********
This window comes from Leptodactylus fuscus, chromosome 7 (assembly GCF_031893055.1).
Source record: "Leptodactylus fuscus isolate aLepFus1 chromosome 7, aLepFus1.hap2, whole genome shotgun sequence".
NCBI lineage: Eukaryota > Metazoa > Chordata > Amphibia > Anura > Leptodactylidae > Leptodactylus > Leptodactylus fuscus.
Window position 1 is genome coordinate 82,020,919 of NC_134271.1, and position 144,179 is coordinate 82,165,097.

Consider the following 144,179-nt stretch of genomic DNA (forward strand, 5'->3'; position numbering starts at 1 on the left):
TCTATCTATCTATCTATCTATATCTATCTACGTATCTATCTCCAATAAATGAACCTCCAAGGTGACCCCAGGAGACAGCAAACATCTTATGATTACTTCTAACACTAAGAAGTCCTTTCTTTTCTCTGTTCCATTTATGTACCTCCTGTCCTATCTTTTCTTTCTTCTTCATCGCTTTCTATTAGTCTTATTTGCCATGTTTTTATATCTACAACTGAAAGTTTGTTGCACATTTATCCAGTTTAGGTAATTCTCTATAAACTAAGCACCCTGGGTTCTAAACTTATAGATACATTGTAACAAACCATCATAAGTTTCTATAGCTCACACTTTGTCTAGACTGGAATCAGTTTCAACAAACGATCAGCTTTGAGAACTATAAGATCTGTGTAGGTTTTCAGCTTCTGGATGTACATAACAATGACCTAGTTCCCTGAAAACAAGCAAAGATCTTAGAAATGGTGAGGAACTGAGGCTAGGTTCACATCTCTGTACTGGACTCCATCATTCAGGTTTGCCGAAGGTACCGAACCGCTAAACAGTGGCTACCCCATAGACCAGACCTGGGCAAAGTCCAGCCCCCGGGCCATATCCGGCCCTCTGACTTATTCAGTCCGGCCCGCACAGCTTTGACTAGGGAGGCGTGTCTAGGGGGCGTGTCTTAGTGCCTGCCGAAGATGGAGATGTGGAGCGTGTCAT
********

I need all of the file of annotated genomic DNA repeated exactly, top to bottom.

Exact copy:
This window comes from Leptodactylus fuscus, chromosome 7 (assembly GCF_031893055.1).
Source record: "Leptodactylus fuscus isolate aLepFus1 chromosome 7, aLepFus1.hap2, whole genome shotgun sequence".
NCBI lineage: Eukaryota > Metazoa > Chordata > Amphibia > Anura > Leptodactylidae > Leptodactylus > Leptodactylus fuscus.
Window position 1 is genome coordinate 82,020,919 of NC_134271.1, and position 144,179 is coordinate 82,165,097.

Consider the following 144,179-nt stretch of genomic DNA (forward strand, 5'->3'; position numbering starts at 1 on the left):
TCTATCTATCTATCTATCTATATCTATCTACGTATCTATCTCCAATAAATGAACCTCCAAGGTGACCCCAGGAGACAGCAAACATCTTATGATTACTTCTAACACTAAGAAGTCCTTTCTTTTCTCTGTTCCATTTATGTACCTCCTGTCCTATCTTTTCTTTCTTCTTCATCGCTTTCTATTAGTCTTATTTGCCATGTTTTTATATCTACAACTGAAAGTTTGTTGCACATTTATCCAGTTTAGGTAATTCTCTATAAACTAAGCACCCTGGGTTCTAAACTTATAGATACATTGTAACAAACCATCATAAGTTTCTATAGCTCACACTTTGTCTAGACTGGAATCAGTTTCAACAAACGATCAGCTTTGAGAACTATAAGATCTGTGTAGGTTTTCAGCTTCTGGATGTACATAACAATGACCTAGTTCCCTGAAAACAAGCAAAGATCTTAGAAATGGTGAGGAACTGAGGCTAGGTTCACATCTCTGTACTGGACTCCATCATTCAGGTTTGCCGAAGGTACCGAACCGCTAAACAGTGGCTACCCCATAGACCAGACCTGGGCAAAGTCCAGCCCCCGGGCCATATCCGGCCCTCTGACTTATTCAGTCCGGCCCGCACAGCTTTGACTAGGGAGGCGTGTCTAGGGGGCGTGTCTTAGTGCCTGCCGAAGATGGAGATGTGGAGCGTGTCAT